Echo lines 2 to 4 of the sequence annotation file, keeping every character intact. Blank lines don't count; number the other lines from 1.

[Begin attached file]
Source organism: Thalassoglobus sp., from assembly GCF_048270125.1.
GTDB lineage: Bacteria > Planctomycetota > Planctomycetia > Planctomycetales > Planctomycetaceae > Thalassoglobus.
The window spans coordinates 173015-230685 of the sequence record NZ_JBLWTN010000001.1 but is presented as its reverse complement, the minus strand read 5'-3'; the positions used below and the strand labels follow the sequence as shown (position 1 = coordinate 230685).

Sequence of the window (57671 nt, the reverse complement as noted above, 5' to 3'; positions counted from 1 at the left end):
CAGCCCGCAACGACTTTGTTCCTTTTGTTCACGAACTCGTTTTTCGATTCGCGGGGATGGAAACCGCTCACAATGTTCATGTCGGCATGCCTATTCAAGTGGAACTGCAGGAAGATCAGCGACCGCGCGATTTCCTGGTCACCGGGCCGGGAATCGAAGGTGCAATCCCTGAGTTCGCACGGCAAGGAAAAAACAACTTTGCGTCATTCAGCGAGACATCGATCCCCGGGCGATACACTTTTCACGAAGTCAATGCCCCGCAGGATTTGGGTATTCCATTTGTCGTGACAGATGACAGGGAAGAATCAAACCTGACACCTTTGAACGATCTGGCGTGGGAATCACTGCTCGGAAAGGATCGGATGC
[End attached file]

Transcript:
GTDB lineage: Bacteria > Planctomycetota > Planctomycetia > Planctomycetales > Planctomycetaceae > Thalassoglobus.
The window spans coordinates 173015-230685 of the sequence record NZ_JBLWTN010000001.1 but is presented as its reverse complement, the minus strand read 5'-3'; the positions used below and the strand labels follow the sequence as shown (position 1 = coordinate 230685).

Sequence of the window (57671 nt, the reverse complement as noted above, 5' to 3'; positions counted from 1 at the left end):